Advocate Bookshelf: Best Non-Fiction Transgender Books

BY Diane Anderson-Minshall

November 19 2011 6:30 PM ET

 As the world memorializes tomorrow's Transgender Day of Remembrance our community will primarily focus on the discrimination and violence faced by trans people. But it's a good time to educate yourself on why transgender people are varied, nuanced,and as complex as any others. While there are dozens of wonderful novels with trans characters (like Leslie Feinberg's Stone Butch Blues or T Cooper's Some of the Parts), non-fiction books offer up the best way to understand and explore the T in the LGBT. There are far too many to mention here, so we've skipped a couple of award winning takes on gender variance including two must-reads, Butch is a Noun by S. Bear Bergman and Nobody Passes by Mattilda Bernstein Sycamore) and three more that should be required reading for college students (Deborah Rudacille's amazing The Riddle of Gender, Transgender Rights by Paisley Currah, Richard M. Juang, and Shannon Price Minter, and The Transgender Studies Reader by Susan Stryker and Stephen Whittle). The rest of these make up our Trans 101 bookshelf.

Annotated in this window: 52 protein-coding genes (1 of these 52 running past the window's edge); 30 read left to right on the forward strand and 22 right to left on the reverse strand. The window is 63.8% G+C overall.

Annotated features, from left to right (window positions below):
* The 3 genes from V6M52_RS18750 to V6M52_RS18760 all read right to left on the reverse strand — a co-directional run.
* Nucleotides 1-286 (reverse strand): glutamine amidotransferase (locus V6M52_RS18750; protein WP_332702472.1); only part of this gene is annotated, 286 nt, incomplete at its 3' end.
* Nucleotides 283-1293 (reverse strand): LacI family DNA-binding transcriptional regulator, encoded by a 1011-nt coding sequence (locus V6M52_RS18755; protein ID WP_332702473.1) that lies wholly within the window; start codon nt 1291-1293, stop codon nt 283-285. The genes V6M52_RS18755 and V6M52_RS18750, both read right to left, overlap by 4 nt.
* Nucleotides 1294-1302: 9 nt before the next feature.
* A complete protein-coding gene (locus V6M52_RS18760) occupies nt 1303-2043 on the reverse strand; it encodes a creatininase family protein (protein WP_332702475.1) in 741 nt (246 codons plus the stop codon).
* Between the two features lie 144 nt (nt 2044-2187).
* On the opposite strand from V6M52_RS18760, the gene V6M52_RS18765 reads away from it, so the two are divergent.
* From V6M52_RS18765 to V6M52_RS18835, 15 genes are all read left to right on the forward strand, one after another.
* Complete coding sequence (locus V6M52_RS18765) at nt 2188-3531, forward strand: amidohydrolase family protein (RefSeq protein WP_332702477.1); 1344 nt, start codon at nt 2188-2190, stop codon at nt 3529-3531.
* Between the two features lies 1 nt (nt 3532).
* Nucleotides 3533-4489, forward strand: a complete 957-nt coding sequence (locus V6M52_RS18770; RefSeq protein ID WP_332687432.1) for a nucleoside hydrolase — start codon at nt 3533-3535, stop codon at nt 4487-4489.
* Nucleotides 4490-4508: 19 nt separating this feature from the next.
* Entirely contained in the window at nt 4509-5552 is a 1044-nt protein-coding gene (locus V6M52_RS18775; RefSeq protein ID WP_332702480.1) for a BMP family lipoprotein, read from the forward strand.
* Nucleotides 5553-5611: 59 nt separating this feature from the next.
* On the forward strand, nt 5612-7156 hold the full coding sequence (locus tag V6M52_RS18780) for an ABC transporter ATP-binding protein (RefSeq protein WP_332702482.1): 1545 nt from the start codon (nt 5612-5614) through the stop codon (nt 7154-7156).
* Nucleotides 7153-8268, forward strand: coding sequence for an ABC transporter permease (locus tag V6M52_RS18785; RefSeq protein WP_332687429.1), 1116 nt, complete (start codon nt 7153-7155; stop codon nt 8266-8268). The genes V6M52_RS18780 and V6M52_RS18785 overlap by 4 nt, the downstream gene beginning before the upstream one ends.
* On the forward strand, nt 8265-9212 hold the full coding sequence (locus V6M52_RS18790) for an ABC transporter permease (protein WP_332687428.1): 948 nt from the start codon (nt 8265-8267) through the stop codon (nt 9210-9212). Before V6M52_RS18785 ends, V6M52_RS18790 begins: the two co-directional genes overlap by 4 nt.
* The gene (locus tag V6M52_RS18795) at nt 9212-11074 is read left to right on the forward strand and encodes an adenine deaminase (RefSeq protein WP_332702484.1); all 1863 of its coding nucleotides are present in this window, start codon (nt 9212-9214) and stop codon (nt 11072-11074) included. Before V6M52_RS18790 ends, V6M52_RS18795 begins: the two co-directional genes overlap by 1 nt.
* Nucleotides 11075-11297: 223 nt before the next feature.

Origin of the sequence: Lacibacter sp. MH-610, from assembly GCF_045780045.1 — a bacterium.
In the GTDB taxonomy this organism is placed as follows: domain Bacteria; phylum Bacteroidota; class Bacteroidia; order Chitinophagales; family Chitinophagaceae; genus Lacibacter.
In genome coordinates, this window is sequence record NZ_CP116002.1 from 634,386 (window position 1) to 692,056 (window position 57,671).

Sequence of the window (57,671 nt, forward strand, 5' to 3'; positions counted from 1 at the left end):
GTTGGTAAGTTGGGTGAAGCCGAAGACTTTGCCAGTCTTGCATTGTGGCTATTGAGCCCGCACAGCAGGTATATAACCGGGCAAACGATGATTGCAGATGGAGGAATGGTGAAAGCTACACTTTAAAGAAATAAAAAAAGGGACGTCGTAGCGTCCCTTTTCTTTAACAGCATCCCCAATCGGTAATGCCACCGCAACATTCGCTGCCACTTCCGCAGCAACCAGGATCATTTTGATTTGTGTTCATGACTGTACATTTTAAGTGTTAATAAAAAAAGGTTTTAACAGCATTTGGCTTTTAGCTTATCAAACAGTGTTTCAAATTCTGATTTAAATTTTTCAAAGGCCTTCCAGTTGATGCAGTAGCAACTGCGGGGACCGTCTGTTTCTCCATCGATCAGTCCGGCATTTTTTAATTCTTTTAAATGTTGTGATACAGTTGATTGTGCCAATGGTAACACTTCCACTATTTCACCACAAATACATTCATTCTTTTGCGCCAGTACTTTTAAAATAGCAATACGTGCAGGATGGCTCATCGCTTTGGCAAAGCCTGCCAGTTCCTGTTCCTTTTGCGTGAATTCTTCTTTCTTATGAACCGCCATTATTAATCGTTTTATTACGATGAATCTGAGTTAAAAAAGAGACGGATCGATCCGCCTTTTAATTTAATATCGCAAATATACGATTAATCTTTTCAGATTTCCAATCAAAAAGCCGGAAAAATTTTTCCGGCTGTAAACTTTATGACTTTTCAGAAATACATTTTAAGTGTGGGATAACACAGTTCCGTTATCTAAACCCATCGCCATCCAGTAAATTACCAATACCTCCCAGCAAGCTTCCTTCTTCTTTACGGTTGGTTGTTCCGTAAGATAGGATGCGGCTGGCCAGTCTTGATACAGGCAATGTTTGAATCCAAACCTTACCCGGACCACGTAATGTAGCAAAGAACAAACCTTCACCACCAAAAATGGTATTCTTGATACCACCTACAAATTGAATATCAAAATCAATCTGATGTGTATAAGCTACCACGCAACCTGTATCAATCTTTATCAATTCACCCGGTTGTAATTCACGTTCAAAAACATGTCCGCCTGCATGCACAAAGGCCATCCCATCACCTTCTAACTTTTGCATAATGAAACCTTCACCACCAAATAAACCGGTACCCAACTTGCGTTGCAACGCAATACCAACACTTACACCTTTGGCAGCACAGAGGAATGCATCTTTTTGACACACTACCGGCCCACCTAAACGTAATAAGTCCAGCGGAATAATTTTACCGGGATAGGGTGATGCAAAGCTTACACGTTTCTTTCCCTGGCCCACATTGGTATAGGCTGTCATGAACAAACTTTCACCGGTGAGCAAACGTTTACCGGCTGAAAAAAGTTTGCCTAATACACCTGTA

The Testosterone Files ($11, Seal)
One of the more riveting memoirs by transgender individuals, Max Valerio Wolf's Testosterone Files is raw and aggressive account of the Native American Latino Sephardic poet and performer's journey from lesbian-feminist to transgender man (a viewing of Raging Bull, at 23, plays a role in his coming out).What Valerio does, that raises more than eyebrows, is talk honestly about his new politically incorrect sexual desires, his growing distance from women, and the overall construction of maleness in our culture.

 





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